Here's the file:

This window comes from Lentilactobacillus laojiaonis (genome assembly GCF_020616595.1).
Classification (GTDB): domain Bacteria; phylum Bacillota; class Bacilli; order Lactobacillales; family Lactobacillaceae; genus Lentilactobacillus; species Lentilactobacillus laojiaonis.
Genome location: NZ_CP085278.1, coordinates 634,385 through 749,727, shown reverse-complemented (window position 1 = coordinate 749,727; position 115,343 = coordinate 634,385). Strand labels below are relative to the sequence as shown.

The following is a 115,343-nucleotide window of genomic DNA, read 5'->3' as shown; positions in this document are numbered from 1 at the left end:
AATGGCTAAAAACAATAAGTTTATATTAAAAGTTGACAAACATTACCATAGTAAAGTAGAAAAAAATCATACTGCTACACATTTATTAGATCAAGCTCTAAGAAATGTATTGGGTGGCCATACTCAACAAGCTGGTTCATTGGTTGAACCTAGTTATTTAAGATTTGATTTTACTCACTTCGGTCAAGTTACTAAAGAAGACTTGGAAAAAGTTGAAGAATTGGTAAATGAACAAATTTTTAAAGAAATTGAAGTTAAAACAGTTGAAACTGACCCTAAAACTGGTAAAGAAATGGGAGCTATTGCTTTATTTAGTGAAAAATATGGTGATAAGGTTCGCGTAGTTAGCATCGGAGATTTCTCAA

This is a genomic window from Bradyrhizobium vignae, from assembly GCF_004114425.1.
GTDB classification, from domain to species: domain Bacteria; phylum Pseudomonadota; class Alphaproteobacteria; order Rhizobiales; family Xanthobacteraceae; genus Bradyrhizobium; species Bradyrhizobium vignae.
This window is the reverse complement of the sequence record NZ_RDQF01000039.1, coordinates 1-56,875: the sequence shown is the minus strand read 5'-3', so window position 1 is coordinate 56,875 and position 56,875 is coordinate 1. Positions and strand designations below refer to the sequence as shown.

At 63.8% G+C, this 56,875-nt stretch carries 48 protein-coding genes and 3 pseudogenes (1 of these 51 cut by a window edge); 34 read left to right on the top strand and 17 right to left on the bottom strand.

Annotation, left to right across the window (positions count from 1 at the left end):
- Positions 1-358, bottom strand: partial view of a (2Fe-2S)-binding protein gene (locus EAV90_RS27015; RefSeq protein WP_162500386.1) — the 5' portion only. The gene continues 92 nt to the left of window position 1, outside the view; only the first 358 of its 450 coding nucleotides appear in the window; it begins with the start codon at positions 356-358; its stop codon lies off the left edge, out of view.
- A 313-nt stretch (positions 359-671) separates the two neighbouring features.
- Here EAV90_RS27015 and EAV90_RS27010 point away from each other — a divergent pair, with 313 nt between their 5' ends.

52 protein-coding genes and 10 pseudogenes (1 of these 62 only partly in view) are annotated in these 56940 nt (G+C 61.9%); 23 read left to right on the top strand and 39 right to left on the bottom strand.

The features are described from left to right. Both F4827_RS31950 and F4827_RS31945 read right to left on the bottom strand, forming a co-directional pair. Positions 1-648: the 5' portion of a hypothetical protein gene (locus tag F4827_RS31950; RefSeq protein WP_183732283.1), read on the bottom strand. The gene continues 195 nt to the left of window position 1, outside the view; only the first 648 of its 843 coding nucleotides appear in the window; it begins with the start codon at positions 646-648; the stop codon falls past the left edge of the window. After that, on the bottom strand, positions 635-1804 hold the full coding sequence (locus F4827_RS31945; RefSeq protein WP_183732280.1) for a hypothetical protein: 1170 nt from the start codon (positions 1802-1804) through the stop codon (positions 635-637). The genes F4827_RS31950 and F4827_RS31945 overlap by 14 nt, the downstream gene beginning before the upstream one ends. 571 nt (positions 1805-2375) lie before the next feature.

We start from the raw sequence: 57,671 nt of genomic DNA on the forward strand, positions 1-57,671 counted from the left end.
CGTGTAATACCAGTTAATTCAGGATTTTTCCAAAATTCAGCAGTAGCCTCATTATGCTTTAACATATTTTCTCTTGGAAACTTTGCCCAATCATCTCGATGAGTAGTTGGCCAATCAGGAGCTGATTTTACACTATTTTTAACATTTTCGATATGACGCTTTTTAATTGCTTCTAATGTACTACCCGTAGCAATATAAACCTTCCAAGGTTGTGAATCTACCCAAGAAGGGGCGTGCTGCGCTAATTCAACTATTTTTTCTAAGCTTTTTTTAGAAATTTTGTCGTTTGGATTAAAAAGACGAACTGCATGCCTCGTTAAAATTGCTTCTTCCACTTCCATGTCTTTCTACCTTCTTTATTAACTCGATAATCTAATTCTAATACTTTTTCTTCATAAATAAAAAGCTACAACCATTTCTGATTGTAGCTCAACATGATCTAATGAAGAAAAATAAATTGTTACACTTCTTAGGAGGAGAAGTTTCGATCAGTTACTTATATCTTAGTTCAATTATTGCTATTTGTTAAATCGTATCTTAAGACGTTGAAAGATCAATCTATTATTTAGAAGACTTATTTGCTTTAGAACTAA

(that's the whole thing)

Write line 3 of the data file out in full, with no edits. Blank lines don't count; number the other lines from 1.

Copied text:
Genome location: NZ_CP085278.1, coordinates 634,385 through 749,727, shown reverse-complemented (window position 1 = coordinate 749,727; position 115,343 = coordinate 634,385). Strand labels below are relative to the sequence as shown.